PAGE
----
Authors: Angela Goode & Mike Hayes (ABC/HarperCollinsPublishers)
“And what about the mountain dogs who were so good in the yards, they could even do up the gates?
‘You’ve heard the yarn, haven’t you?’ asked Lanky Couldron ‘about the bloke who reckoned his dog was so smart that he could pen a mob of sheep, push the hurdle gate shut himself and even jump up and put in the little wooden peg to keep it shut? The only problem was that those little pegs had a habit of fallin’ out and if that happened the bloody sheep’d get out.’
Some other bloke, who’d been listening all night without saying much, suddenly snorted with contempt.
‘Piss weak. Don’cha know anything? Round our way, we train dogs properly. Once they get the sheep in and the gate shut, they piddle on the little pegs, wait for the moisture to swell the wood, then they put the bloody things in. That way, they never bloody well fall out!”
A thoroughly entertaining compilation of over 300 stories capturing the amazing spirit of the many dogs still working on the farms of this great country. These tough, loyal and incredibly smart workaholics have been assisting ‘the boss’ since the early farmers first occupied the land and started they hard work supplying food to the town folks.
Heartwarming, funny, sad, you get to read all sorts of wonderful stories about the strong bond that develops between the tough country man and his equally tough dog and the unbelievable capabilities of the dogs that are often given to their owners as pups by neighbours from a litter that resulted from some cross breeding amongst the local farm dogs. Desexing obviously wasn’t a big thing back in the old days.
Reading about the fulfilling life of the working dog that is doing what it does best: rounding up sheep or kettle and occasionally the chooks too, running to its heart’s content all day long, hunting fox and the odd kangaroo, I can’t help but feel a bit sorry for city dogs, especially the working breeds, which are cooped up in small backyards and between walls on end, not being able to live the life they were originally bred for. (Mental note to self: take Chester, my cocker spaniel, for even bigger walks from now on.)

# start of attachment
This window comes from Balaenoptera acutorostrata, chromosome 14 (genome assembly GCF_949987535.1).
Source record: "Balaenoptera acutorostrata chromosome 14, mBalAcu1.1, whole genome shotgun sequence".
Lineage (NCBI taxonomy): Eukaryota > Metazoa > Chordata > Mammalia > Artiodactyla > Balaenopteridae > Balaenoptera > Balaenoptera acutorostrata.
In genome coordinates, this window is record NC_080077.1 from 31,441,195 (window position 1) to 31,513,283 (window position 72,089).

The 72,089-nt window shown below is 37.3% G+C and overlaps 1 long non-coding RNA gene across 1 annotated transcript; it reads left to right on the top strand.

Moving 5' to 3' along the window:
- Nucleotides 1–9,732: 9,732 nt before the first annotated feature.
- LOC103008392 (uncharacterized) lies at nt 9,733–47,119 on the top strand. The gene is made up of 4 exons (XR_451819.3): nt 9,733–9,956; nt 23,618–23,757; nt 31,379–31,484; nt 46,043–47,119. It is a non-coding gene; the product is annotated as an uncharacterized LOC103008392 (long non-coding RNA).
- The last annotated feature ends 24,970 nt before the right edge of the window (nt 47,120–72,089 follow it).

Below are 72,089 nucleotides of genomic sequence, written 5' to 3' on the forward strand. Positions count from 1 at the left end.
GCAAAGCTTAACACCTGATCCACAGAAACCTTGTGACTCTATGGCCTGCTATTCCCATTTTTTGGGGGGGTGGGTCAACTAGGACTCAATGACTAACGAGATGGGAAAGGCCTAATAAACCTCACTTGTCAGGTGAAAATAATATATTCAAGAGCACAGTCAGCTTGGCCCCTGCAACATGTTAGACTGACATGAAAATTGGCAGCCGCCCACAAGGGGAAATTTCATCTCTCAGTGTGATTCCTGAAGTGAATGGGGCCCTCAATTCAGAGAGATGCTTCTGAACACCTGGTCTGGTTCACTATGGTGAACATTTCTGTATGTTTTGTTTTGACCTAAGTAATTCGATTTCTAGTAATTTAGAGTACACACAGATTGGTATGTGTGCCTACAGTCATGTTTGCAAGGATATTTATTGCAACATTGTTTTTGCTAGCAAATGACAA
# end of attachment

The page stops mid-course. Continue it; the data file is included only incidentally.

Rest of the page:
A Heritage of Country Genes by Angela Goode, one of the authors of the compilation, gives a prime example of this. Lucy, her border collie, forced to live in the city for eleven years gets into all sorts of mischief in the attempt to shake her boredom and frustration of not being able to be the sheep dog she was born to be. Instead of guarding the house, after Angela leaves home for work, Lucy opens the gate and sets up camp at the local shopping centre in between the butcher’s and the bakery where she would receive yummy treats. Another time she manages to find Angela’s work place by tracking the scent of her bicycle tracks through numerous sets of traffic lights and bounces into a meeting. Once Lucy is out in the country, after Angela marries “the boss”, Lucy is finally in her element.
I also loved the story of Trixie, the border collie, who just loved working. She didn’t even need any training, she was a natural. From the age of three months she was brilliant at her “job”.
“…she was good at everything. In fact she was a bit of a show-off. At shearing time, when all the sheep were penned up and she didn’t have anything to do, she would come down to the house and work on the white rooster. Whether, because of his colour, she thought he needed shearing too, no-one knows. But she would separate him from the hens and nose him right up to the shearing shed, then inside the door – much to his displeasure. The old rooster would be cackling with annoyance and the shearers and everyone in the shed would laugh.”
Peppered with real good Aussie colloquialism and slang, it’s a brilliant read.